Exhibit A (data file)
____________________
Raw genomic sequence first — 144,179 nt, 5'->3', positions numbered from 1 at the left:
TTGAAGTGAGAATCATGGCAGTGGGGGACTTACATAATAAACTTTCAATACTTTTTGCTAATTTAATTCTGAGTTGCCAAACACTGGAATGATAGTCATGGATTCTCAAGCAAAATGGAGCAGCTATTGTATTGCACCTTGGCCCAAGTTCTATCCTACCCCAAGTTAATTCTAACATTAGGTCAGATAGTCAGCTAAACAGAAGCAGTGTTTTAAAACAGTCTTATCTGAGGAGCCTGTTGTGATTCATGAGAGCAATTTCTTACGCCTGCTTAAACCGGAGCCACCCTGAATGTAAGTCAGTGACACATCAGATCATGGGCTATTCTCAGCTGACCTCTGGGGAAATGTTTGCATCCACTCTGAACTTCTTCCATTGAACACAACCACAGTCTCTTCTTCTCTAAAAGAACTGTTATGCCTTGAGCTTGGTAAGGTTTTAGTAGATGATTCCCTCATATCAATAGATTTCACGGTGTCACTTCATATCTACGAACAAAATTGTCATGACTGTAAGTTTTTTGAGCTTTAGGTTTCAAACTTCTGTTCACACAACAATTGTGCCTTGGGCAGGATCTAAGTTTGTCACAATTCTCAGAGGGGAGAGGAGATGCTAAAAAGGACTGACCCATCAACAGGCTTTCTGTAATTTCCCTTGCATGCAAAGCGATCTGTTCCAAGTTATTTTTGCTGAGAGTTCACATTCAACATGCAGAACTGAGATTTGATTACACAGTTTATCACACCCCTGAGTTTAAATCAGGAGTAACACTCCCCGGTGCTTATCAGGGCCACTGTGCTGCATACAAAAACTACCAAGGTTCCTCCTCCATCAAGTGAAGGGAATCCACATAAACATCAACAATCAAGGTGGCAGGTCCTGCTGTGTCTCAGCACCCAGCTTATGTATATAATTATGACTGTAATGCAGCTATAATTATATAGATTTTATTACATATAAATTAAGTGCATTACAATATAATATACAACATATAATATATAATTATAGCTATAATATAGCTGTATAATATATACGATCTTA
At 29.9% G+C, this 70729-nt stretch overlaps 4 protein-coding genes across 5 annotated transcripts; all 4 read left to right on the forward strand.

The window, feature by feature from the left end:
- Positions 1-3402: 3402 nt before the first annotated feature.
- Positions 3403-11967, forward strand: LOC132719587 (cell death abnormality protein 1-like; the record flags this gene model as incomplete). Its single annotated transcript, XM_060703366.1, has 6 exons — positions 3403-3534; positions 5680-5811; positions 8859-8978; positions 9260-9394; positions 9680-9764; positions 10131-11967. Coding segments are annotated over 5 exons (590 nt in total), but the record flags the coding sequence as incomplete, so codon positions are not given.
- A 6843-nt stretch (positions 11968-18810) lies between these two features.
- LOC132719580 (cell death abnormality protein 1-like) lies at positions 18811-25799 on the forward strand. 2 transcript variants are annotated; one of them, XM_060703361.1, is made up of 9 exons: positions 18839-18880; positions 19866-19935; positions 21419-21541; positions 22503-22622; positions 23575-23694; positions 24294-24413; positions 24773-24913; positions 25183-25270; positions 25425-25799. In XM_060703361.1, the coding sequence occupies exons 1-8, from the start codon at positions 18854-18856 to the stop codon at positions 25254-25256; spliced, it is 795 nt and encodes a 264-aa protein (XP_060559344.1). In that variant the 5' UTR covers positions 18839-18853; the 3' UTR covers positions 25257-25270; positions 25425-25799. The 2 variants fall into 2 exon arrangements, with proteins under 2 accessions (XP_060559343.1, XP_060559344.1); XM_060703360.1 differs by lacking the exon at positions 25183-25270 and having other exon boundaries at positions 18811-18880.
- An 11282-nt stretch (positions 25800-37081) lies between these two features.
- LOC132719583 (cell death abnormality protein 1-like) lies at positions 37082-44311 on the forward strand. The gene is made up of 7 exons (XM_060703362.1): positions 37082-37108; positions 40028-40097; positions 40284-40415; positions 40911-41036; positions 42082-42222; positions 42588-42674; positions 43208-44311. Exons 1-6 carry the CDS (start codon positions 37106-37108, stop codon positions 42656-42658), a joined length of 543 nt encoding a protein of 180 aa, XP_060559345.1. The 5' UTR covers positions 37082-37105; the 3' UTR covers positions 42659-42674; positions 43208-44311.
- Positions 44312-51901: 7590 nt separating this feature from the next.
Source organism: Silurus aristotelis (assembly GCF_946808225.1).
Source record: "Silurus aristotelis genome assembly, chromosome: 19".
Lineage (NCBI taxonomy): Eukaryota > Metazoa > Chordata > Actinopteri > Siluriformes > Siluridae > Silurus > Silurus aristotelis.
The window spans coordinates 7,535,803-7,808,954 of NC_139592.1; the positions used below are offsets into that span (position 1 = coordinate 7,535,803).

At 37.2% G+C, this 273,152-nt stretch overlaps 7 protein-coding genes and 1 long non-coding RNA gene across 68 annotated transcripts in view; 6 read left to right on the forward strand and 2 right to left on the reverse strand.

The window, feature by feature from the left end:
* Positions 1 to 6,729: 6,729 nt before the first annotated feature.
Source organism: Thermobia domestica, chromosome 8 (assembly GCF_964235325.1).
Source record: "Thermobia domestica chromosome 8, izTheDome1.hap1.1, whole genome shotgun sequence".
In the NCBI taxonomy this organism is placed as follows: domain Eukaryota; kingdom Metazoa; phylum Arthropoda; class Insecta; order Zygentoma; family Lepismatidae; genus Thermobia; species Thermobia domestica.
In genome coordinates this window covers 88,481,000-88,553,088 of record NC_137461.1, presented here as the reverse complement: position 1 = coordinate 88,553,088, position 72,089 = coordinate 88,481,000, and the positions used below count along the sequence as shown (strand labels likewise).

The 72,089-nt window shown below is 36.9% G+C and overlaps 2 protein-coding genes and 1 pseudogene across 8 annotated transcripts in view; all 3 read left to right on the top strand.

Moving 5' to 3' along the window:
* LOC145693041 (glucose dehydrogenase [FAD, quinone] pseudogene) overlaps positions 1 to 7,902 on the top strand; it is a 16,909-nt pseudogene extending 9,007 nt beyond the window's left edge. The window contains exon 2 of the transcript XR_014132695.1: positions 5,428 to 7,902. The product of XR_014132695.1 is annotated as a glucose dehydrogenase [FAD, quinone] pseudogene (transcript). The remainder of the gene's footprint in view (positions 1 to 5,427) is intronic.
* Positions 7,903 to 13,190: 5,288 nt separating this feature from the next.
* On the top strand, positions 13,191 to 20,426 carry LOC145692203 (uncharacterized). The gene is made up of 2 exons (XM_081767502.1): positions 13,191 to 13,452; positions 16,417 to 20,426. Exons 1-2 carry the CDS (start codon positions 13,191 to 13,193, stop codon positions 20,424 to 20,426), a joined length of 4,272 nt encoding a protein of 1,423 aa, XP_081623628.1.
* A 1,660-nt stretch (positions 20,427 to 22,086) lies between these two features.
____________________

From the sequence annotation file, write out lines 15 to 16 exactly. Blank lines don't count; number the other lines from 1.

The window spans coordinates 7,535,803-7,808,954 of NC_139592.1; the positions used below are offsets into that span (position 1 = coordinate 7,535,803).

At 37.2% G+C, this 273,152-nt stretch overlaps 7 protein-coding genes and 1 long non-coding RNA gene across 68 annotated transcripts in view; 6 read left to right on the forward strand and 2 right to left on the reverse strand.